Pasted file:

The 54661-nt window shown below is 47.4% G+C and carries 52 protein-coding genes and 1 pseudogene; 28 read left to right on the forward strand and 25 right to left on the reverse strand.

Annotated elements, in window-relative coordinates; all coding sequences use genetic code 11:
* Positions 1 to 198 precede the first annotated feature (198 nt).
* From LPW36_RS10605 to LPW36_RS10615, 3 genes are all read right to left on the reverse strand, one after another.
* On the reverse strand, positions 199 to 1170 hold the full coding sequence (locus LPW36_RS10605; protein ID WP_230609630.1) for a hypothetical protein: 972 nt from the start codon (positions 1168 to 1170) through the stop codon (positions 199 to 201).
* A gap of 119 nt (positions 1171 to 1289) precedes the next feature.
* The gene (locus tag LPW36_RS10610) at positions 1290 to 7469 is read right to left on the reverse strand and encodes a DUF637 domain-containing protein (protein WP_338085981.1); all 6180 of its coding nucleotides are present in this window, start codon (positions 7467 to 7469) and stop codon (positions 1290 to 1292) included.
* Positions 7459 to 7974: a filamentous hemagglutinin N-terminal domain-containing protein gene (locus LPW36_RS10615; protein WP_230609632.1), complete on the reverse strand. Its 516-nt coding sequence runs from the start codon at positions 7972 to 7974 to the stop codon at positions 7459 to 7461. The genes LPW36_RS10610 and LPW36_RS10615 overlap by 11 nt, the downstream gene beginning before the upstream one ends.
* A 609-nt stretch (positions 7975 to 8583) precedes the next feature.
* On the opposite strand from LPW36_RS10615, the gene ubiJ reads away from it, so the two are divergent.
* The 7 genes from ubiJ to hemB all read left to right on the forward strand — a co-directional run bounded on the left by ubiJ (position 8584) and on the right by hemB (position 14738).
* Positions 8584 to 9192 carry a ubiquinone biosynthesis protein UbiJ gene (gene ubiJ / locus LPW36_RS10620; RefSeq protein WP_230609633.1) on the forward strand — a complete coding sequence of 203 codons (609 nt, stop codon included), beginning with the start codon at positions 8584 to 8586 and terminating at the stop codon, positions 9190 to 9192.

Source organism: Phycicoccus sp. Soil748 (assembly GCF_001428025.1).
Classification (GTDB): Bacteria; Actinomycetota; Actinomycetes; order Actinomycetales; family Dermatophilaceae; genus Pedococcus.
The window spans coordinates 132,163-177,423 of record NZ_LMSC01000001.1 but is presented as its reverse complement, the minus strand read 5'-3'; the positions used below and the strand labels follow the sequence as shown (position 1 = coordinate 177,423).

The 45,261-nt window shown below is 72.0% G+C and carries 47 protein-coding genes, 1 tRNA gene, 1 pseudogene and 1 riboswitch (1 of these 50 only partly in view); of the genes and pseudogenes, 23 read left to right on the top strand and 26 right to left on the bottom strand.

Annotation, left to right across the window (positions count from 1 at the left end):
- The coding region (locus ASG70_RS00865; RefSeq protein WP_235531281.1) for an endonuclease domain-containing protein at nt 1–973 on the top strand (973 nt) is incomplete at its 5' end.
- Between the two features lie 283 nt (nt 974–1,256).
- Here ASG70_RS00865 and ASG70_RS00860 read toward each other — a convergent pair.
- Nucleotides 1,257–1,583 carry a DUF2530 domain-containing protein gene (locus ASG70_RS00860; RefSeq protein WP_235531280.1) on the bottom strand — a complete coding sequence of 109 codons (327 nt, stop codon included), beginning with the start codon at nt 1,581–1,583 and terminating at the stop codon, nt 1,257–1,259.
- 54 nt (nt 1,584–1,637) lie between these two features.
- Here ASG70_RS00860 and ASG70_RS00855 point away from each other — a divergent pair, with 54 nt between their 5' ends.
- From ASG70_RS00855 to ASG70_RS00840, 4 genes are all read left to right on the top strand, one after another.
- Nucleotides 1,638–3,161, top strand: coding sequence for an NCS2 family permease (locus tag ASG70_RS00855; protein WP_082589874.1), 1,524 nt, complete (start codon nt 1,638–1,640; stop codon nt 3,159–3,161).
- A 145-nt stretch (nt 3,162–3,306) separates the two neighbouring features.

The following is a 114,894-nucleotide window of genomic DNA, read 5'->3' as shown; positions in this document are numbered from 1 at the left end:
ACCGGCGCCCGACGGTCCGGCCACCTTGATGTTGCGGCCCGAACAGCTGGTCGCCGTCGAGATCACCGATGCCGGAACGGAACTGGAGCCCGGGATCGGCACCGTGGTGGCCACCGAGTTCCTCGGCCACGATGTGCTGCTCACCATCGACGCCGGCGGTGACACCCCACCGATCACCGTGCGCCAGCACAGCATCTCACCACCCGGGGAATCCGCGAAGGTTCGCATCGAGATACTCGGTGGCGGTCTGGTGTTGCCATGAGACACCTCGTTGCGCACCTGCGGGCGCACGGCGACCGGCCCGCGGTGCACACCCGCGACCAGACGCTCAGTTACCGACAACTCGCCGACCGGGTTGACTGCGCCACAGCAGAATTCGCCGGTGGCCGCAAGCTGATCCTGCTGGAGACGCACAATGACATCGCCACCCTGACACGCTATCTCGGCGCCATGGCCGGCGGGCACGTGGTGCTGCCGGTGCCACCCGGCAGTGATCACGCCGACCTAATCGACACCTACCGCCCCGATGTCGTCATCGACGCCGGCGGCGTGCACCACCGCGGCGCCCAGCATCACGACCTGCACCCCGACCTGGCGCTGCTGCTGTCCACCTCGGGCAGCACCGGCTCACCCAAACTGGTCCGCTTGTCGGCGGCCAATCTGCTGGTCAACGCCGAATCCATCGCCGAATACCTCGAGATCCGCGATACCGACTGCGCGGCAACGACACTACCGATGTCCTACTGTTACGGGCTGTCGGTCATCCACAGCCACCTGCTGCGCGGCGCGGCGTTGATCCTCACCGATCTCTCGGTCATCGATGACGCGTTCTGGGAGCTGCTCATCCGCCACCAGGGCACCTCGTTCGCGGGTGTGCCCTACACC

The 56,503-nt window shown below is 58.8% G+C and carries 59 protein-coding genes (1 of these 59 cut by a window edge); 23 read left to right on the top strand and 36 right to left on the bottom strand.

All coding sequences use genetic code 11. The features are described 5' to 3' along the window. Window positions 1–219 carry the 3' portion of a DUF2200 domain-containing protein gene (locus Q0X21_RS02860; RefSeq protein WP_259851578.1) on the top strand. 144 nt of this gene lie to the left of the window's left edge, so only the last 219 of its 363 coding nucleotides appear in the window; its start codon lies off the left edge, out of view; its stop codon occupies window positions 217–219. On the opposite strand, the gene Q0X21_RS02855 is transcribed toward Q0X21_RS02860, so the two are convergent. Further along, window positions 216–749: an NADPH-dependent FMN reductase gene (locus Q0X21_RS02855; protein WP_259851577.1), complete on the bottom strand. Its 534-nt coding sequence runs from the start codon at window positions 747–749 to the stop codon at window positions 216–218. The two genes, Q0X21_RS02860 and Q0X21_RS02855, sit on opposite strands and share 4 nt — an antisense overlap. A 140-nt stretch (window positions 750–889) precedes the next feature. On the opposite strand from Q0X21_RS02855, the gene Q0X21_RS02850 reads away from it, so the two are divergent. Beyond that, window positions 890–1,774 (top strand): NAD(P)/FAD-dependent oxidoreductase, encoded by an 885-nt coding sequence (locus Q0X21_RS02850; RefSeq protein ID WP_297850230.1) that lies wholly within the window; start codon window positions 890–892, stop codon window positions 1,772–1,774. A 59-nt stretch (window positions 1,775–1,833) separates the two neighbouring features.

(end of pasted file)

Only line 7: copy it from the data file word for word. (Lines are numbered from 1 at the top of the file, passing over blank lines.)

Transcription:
* The gene (locus tag LPW36_RS10610) at positions 1290 to 7469 is read right to left on the reverse strand and encodes a DUF637 domain-containing protein (protein WP_338085981.1); all 6180 of its coding nucleotides are present in this window, start codon (positions 7467 to 7469) and stop codon (positions 1290 to 1292) included.